The Eagles team made their usual big plays downfield including a beautiful 75 yard Eagles postseason record throw from QB Jeff Garcia to WR Donte “Revenge” Stallworth, but they didn’t do the little things that got them past their superstar Donovan McNabb going down earlier in the season. Brian Westbrook was under utilized with only 13 rushes for an amazing 116 yards w/ 2TD’s. The Eagles needed to get him going early and often, which had been the key to them winning their recent games. He clearly wanted the ball and the Birds “forgot about him”, especially in the first half when they had only 12 yards rushing and on a crucial 3rd and 1 at the Saints 4 at 11:57 of the 3rd quarter. On the play Reid going back to his old ways threw the ball to FB Thomas Tapeh for a 1 yard loss and settled for a short David Akers 24 yard field goal cutting the score to 27-24. The field goal was the Eagles last score of the game and left you with the question, “What If?” The game was eerily reminiscent of the Eagles’ NFC Championship game loss to the St. Louis Rams in 2001. In that game, which the Eagles lost 29-24 they were also in it until the end due to some big plays, but they could not stop the run or control the clock in crucial situations giving up over 200 yards of rushing with Marshall Faulk leading the way with 31 rushes for 159 yards and 2 touchdowns.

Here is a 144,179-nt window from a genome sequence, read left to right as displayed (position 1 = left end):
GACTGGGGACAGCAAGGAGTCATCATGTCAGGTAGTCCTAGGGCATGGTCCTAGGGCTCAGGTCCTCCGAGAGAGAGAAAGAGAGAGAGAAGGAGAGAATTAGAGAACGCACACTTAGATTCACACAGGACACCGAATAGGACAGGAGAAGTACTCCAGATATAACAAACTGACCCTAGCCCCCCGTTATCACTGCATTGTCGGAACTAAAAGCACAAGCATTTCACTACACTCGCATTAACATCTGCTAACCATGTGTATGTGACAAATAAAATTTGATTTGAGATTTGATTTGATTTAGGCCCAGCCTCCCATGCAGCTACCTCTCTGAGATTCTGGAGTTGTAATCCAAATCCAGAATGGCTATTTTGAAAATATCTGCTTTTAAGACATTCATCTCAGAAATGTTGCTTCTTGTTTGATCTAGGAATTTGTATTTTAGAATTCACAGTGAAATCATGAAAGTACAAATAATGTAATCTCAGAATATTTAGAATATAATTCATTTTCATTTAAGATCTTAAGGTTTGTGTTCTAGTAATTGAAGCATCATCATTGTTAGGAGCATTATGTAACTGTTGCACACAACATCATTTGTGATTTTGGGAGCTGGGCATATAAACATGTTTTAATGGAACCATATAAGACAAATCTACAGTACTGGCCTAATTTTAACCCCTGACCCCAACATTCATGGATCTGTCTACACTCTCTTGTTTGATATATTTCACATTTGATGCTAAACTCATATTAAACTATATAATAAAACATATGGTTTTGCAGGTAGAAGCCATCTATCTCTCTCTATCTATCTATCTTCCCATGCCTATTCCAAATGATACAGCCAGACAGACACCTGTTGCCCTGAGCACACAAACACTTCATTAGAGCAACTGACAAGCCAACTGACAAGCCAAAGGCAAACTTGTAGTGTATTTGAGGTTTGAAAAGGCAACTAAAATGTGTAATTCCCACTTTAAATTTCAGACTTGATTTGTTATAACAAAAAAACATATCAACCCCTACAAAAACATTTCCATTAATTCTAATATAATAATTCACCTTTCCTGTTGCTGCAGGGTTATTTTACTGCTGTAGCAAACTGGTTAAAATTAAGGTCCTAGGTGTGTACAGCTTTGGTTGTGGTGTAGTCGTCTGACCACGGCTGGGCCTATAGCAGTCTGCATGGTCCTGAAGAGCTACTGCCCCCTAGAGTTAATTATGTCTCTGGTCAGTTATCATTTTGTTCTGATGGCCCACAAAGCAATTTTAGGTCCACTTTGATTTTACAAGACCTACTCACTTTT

As a life long Eagles fan, I had to wonder will it ever be our turn. ESPN writer Bob Simmons can cry the “ Boston ” blues all he wants, our beloved town is the “City of Championship Starved Fans ”. As a Philadelphia fan, who has never been to a parade (wasn’t allowed to go to Sixers 1983 parade), all week I tried to look away from the statistics that showed the Eagles went into the game ranked near the bottom in rushing defense and time of possession, but I too got caught up in “Jeff Garcia mania”. Garcia playing for McNabb showed that he is as gritty and tough as a day old cheese steak. The team was reborn under him and we all believed that after six straight wins and a new found ground churning/chain moving running game behind mercurial Brian Westbrook and a nasty O-line led by Pro Bowler Shawn Andrews that the ‘Iggles” were on their way to the Super Bowl. My eyes couldn’t believe them as the “Air-Andy” Eagles finally instituted the basic tenets of football: Run the Ball, Stop the Run, and Don’t Turn the Ball Over. The Birds were supposed to be going to Miami and the whole city was invited, just like Jacksonville in 2005. Unfortunately now the Saints (11-6) move on to their first championship game in their history against Chicago, (Congrats by the way – The region deserves it) and the Eagles go back to the drawing board for another year. Will year nine of the Andy Reid regime bring a championship? we will have to wait and see and now it is on to the draft. My draft list begins with the Eagles going after a playmaking OLB, a larger attacking DE, an explosive KR, and a better coverage SS.